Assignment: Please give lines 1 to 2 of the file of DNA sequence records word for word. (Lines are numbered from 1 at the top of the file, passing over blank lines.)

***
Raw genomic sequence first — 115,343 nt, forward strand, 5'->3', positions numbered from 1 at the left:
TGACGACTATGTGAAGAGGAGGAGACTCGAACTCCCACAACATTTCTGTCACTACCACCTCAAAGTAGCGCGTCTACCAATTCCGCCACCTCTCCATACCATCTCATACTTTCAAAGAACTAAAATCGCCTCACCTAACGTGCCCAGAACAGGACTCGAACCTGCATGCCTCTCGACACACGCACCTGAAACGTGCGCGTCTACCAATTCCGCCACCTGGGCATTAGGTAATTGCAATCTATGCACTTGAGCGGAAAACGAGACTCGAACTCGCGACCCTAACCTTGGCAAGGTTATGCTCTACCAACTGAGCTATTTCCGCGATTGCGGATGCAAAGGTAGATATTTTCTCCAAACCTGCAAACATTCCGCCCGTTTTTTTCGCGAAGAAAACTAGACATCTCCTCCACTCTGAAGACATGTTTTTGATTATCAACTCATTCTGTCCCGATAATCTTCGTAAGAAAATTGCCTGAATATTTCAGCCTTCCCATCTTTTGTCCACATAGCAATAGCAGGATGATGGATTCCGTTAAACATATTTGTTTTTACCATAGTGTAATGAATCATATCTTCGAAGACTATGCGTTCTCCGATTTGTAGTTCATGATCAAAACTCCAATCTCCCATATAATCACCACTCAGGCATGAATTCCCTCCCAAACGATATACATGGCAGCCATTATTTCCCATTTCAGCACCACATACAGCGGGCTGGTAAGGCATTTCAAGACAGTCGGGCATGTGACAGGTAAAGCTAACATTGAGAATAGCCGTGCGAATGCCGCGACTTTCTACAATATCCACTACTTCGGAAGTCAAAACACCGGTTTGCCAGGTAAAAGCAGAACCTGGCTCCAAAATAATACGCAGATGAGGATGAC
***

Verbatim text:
Raw genomic sequence first — 115,343 nt, forward strand, 5'->3', positions numbered from 1 at the left:
TGACGACTATGTGAAGAGGAGGAGACTCGAACTCCCACAACATTTCTGTCACTACCACCTCAAAGTAGCGCGTCTACCAATTCCGCCACCTCTCCATACCATCTCATACTTTCAAAGAACTAAAATCGCCTCACCTAACGTGCCCAGAACAGGACTCGAACCTGCATGCCTCTCGACACACGCACCTGAAACGTGCGCGTCTACCAATTCCGCCACCTGGGCATTAGGTAATTGCAATCTATGCACTTGAGCGGAAAACGAGACTCGAACTCGCGACCCTAACCTTGGCAAGGTTATGCTCTACCAACTGAGCTATTTCCGCGATTGCGGATGCAAAGGTAGATATTTTCTCCAAACCTGCAAACATTCCGCCCGTTTTTTTCGCGAAGAAAACTAGACATCTCCTCCACTCTGAAGACATGTTTTTGATTATCAACTCATTCTGTCCCGATAATCTTCGTAAGAAAATTGCCTGAATATTTCAGCCTTCCCATCTTTTGTCCACATAGCAATAGCAGGATGATGGATTCCGTTAAACATATTTGTTTTTACCATAGTGTAATGAATCATATCTTCGAAGACTATGCGTTCTCCGATTTGTAGTTCATGATCAAAACTCCAATCTCCCATATAATCACCACTCAGGCATGAATTCCCTCCCAAACGATATACATGGCAGCCATTATTTCCCATTTCAGCACCACATACAGCGGGCTGGTAAGGCATTTCAAGACAGTCGGGCATGTGACAGGTAAAGCTAACATTGAGAATAGCCGTGCGAATGCCGCGACTTTCTACAATATCCACTACTTCGGAAGTCAAAACACCGGTTTGCCAGGTAAAAGCAGAACCTGGCTCCAAAATAATACGCAGATGAGGATGAC